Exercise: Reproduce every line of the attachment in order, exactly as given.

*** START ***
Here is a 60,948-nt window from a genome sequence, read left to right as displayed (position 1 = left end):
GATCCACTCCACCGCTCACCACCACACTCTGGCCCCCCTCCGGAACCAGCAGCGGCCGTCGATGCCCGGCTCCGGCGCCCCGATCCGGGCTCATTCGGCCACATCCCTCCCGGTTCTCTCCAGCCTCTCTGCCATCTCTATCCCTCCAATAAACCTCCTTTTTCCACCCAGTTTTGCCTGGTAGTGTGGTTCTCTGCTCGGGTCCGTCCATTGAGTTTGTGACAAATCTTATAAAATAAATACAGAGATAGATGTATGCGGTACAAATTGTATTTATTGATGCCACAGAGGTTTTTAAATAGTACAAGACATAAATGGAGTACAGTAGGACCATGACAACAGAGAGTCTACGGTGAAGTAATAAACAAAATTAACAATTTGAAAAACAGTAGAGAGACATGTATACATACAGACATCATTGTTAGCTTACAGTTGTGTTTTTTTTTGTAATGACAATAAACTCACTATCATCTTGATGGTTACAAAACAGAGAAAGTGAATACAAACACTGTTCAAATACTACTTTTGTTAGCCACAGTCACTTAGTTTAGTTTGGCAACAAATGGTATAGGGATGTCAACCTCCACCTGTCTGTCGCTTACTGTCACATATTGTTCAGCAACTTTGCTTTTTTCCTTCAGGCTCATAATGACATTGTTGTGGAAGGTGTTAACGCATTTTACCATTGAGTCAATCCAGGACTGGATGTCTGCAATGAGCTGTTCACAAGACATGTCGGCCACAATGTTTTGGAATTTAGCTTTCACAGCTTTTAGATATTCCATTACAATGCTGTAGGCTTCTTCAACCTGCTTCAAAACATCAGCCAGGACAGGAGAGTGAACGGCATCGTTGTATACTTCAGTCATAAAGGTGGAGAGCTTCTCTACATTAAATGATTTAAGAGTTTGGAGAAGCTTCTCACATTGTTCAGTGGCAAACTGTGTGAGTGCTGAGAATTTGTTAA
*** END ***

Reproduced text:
Here is a 60,948-nt window from a genome sequence, read left to right as displayed (position 1 = left end):
GATCCACTCCACCGCTCACCACCACACTCTGGCCCCCCTCCGGAACCAGCAGCGGCCGTCGATGCCCGGCTCCGGCGCCCCGATCCGGGCTCATTCGGCCACATCCCTCCCGGTTCTCTCCAGCCTCTCTGCCATCTCTATCCCTCCAATAAACCTCCTTTTTCCACCCAGTTTTGCCTGGTAGTGTGGTTCTCTGCTCGGGTCCGTCCATTGAGTTTGTGACAAATCTTATAAAATAAATACAGAGATAGATGTATGCGGTACAAATTGTATTTATTGATGCCACAGAGGTTTTTAAATAGTACAAGACATAAATGGAGTACAGTAGGACCATGACAACAGAGAGTCTACGGTGAAGTAATAAACAAAATTAACAATTTGAAAAACAGTAGAGAGACATGTATACATACAGACATCATTGTTAGCTTACAGTTGTGTTTTTTTTTGTAATGACAATAAACTCACTATCATCTTGATGGTTACAAAACAGAGAAAGTGAATACAAACACTGTTCAAATACTACTTTTGTTAGCCACAGTCACTTAGTTTAGTTTGGCAACAAATGGTATAGGGATGTCAACCTCCACCTGTCTGTCGCTTACTGTCACATATTGTTCAGCAACTTTGCTTTTTTCCTTCAGGCTCATAATGACATTGTTGTGGAAGGTGTTAACGCATTTTACCATTGAGTCAATCCAGGACTGGATGTCTGCAATGAGCTGTTCACAAGACATGTCGGCCACAATGTTTTGGAATTTAGCTTTCACAGCTTTTAGATATTCCATTACAATGCTGTAGGCTTCTTCAACCTGCTTCAAAACATCAGCCAGGACAGGAGAGTGAACGGCATCGTTGTATACTTCAGTCATAAAGGTGGAGAGCTTCTCTACATTAAATGATTTAAGAGTTTGGAGAAGCTTCTCACATTGTTCAGTGGCAAACTGTGTGAGTGCTGAGAATTTGTTAA